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Thread: Heat Exchanger

  1. #1
    Join Date
    Nov 2004
    Location
    CA
    Posts
    238
    Just wondering how is the Heat Exchanger checked for possible splits/cracks? Service guy that comes to clean/service out old forced air - gas furnce told us that there is not 100% sure method of finding a crack. Unless you dismantle the furnce, he says..
    Well, than what are the chances of some service man coming and telling us our heat exchanger is crack and shuts the gas off - what are the chances he would be telling us the truth ?

  2. #2
    Join Date
    Mar 2004
    Location
    SE Michigan
    Posts
    18,065
    There are several ways to tell. I always pull the burners and or the blower moter and do a visual check as well as an electronic check with a meter. Sometimes it can be hard to tell, especially if you have a duracurve heat exchanger. This is when a good meter comes in handy. I spent 600 bucks for my meter.
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  3. #3
    Join Date
    Nov 2004
    Location
    CA
    Posts
    238
    is you meter Voltmeter or other special meter? Can you explain how to check with this meter. May be I should request my service guy to check with a meter my Heat Exchanger next time.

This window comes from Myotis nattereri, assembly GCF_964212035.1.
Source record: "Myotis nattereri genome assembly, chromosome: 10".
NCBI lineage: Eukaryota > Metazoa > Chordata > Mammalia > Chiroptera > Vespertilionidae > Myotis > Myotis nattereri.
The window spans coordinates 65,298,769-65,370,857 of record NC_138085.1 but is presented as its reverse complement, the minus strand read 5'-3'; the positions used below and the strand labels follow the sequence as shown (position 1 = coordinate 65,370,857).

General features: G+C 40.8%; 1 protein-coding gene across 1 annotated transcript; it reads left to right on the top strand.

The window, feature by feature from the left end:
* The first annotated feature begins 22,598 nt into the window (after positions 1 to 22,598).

4. #4
    Join Date
    Dec 2000
    Posts
    1,227
    Originally posted by bananaboy
    Well, than what are the chances of some service man coming and telling us our heat exchanger is crack and shuts the gas off - what are the chances he would be telling us the truth ?
    If the guy is honest, then it is more likely that the heat exchanger has a crack in it and he did not find it than if he says there is a crack and there actually isn't.

    IMHO, there is no practical method of checking heat exchangers that will be 100% accurate in all instances.

  5. #5
    Join Date
    Nov 2004
    Location
    Illinois
    Posts
    13
    The meter is a CO (Carbon monoxide) detector. As far a how do you trust the service person? If I am able to see it then I will do my best to show the customer the defect in the heat exchanger. If you as the customer are not able to see it then always get a second opinion. Some of the older furnaces such as Muller or Williamsons had secondary heat exchangers that were tough to see. Removing or cutting a hole in the panels would sometimes be necessary to inspect this.

  6. #6
    Join Date
    Jun 2005
    Posts
    2
    A device called a furnace cam is the best way to check for cracks.

  7. #7
    Join Date
    Aug 2003
    Location
    Central Kentucky
    Posts
    6,248
    Have you set up a Google alert for Carbon Monoxide yet?
    Click here to find out how.

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